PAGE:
SON OF SAUL (SAUL FIA)
Director: László Nemes
Stars: Géza Röhrig, Levente Molnár, Urs Rechn
* * * * * (out of 5)
It starts with one of the most powerful, singular opening scenes in recent cinema: an out-of-focus frame, into which staggers a wraith-like figure who we follow in continuous, cramped close-up, while the wider world of chaotic, industrial-scale horror around him – Jews rounded up, tricked, stripped and loaded into a gas oven to their deaths, then the screaming and hammering from inside the chamber walls – remains both thankfully blurred and muffled, yet nightmarishly vivid, while the man rapidly, mechanically starts sorting the discarded clothes and possessions.
If we should bear witness to the Unwatchable, then László Nemes’s searing feature debut imagines a brilliant, apposite treatment of both his protagonist Saul, an Auschwitz-Birkenau Hungarian Sonderkommando – the prisoners assigned to facilitate the Final Solution in the concentration camps – and the Holocaust. An intensely first-person story, for the next 100 minutes we scarcely leave Saul’s side. The bodies pulled from the oven, the blood and vomit scrubbed from the floors, the casual sadism of the Nazi guards and hostility of his fellow workers, all are subsumed to Saul’s mission: to retrieve the body of a boy he finds still briefly breathing amid the carnage, one he claims is his own son, find a rabbi and give him a proper Jewish burial. Even inside this pit of hell on Earth.
Nemes is a former protégé of Hungary’s reigning cinema giant Bela Tarr, but whereas Tarr could spend literally hours going from A to B, Son of Saul is a blur of continual motion, never stopping to orientate its audience. We become as absorbed and marooned in Saul’s world as he is. Bit by bit, as he races around bullying, bribing, begging to achieve his goal, a background picture jerkily emerges from the shallow focus imagery; whispers of an upcoming planned escape and a possible culling of the Sonderkommando. Saul will allow neither to distract him and at one point, his one-track mind obstructs the nascent uprising. “You failed the living for the dead,” someone sneers. But in the charnel house around them, who’s to say what those definitions really mean any more.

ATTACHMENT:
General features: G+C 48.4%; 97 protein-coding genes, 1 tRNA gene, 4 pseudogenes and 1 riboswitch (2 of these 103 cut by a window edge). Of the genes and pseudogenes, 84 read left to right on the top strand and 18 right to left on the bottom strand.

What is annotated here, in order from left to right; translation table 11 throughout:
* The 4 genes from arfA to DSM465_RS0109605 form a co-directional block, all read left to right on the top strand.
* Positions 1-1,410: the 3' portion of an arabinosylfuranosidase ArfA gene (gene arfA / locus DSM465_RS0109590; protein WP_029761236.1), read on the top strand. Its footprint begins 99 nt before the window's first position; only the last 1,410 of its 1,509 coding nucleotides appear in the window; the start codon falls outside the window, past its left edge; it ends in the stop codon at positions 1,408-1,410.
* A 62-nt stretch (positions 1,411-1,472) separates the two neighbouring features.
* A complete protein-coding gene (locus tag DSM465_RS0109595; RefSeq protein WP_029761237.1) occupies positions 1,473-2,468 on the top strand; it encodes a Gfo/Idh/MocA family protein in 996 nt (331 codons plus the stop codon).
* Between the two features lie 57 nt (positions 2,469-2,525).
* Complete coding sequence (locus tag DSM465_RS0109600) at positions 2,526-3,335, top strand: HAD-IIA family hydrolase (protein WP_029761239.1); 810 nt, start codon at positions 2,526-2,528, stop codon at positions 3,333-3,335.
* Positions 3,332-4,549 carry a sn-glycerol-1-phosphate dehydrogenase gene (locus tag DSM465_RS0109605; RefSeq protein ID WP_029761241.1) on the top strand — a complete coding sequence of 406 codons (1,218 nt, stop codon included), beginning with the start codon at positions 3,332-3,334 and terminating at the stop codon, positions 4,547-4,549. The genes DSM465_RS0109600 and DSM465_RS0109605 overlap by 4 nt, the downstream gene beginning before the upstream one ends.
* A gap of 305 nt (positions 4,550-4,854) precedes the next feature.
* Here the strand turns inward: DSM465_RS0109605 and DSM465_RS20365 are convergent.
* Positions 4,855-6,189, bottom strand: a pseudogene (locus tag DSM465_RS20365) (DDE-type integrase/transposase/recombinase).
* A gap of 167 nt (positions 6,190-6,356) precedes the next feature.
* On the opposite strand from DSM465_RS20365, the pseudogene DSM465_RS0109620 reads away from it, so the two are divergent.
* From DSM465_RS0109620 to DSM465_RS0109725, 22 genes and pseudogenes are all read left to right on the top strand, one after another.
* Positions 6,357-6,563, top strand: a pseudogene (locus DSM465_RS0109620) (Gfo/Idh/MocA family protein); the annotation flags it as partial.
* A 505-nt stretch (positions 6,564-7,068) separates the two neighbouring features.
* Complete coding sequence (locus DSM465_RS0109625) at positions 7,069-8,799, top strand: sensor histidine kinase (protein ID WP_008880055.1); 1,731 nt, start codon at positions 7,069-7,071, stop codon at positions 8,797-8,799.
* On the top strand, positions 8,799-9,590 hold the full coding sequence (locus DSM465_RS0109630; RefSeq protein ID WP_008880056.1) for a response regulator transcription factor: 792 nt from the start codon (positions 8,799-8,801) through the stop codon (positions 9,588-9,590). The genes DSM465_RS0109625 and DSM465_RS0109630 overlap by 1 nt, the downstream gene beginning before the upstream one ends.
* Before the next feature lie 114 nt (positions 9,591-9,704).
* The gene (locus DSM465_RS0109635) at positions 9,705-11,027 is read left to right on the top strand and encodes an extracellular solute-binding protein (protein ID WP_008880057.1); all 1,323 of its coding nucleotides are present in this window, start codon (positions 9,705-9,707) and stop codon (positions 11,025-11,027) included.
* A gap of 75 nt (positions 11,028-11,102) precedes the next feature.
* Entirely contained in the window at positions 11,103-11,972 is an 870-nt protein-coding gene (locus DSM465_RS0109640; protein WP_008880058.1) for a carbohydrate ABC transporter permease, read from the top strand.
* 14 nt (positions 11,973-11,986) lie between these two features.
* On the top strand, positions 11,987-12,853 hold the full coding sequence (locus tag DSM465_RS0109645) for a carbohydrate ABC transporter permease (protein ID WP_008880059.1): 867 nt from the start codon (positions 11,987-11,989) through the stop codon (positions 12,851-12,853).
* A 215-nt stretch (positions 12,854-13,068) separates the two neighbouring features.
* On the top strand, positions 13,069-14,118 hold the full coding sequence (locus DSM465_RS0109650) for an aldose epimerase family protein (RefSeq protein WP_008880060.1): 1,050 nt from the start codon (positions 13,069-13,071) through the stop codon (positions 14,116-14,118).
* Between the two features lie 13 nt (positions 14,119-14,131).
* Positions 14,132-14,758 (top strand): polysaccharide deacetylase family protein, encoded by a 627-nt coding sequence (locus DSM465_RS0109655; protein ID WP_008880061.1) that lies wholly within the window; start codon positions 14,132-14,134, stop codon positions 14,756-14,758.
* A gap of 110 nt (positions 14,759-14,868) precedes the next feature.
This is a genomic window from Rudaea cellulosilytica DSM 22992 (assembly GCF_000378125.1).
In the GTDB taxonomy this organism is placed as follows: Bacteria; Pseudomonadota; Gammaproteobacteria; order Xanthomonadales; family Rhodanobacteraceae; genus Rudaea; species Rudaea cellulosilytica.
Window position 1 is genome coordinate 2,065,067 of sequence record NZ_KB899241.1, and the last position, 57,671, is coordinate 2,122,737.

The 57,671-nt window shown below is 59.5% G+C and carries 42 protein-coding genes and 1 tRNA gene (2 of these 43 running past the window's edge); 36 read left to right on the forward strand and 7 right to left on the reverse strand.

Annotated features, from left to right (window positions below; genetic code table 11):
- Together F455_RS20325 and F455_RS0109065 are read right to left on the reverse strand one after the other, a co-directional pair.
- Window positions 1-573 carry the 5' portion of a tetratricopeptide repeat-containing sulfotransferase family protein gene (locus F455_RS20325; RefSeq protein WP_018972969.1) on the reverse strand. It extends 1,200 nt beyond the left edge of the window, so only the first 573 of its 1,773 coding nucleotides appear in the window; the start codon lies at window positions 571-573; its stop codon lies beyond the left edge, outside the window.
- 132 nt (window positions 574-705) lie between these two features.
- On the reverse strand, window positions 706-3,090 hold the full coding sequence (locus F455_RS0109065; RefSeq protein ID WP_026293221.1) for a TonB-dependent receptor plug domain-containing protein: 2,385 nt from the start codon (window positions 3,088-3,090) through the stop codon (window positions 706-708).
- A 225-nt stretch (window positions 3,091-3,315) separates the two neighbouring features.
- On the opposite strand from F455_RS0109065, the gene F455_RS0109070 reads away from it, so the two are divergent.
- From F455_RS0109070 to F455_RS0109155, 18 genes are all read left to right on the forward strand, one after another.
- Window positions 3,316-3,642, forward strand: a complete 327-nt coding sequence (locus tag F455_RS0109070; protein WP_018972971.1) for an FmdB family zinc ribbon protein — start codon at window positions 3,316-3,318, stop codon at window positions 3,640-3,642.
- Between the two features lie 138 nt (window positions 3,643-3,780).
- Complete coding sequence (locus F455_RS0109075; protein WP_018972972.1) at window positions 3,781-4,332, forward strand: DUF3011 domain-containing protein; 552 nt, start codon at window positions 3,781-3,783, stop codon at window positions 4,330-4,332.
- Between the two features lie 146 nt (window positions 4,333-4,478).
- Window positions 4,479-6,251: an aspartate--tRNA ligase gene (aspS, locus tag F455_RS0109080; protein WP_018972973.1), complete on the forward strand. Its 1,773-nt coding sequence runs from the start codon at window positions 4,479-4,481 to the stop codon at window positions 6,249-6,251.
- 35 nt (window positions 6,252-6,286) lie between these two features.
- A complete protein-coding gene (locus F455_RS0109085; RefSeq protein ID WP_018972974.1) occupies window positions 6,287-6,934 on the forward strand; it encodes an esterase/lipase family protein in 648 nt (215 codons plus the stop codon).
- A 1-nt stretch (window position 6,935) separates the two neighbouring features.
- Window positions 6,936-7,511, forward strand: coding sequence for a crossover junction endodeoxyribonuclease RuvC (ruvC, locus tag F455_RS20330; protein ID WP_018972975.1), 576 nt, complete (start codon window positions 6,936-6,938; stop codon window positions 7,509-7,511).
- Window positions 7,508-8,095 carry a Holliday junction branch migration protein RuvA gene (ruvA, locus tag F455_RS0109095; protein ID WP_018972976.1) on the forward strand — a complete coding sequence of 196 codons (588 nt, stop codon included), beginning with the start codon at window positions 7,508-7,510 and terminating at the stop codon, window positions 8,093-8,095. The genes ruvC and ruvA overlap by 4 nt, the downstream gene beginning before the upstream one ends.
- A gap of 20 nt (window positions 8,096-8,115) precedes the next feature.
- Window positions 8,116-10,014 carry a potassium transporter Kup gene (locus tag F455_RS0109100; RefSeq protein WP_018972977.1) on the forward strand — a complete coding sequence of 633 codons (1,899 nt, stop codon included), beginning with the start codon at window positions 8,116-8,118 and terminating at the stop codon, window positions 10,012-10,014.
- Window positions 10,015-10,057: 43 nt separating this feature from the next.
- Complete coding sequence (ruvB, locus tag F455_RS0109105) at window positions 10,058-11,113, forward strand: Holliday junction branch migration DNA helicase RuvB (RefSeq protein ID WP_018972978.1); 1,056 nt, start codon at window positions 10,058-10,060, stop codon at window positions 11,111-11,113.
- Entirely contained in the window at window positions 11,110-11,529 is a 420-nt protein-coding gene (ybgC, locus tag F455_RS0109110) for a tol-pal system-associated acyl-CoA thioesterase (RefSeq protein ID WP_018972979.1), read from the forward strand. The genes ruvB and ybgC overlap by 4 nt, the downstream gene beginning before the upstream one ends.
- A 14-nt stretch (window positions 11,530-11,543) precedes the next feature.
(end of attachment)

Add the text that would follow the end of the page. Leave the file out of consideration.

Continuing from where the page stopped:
Technically this is a stunning achievement. One might pity the production designer, whose work isn’t overtly showcased on a film with such a restricted visual strategy – made even more claustrophobic by cinematographer Matyas Erdely shooting in the cropped, retro 4:3 aspect ratio many filmmakers now experiment with. But in fact the fleeting, patchwork glimpses of the camp and its environs actually register as strongly as any wide shot. The layered sound design bears an equally heavy load, the groaning machinery, rifle cracks or snippets of Yiddish, German or Hungarian that float up out of the maelstrom further immersing us in Saul’s nightmare.
If the film’s absolute commitment to its stripped-down aesthetic gradually becomes exhausting, a more allusive, poetic shift in style helps re-energize the film’s climax. From start to finish, however, Röhrig’s mostly silent performance is enthralling and the idea that this is a first-time feature simply remarkable. Whether you’ve watched documentary (Night and Fog, Shoah) or fiction (Sophie’s Choice, Schindler’s List), you’ve never seen this subject treated in this way, Nemes effectively forcing us to re-question a spectacle cinema of such horrors. A certain awards contender here at Cannes and throughout the year ahead, Son of Saul is harrowing, essential, liberating viewing.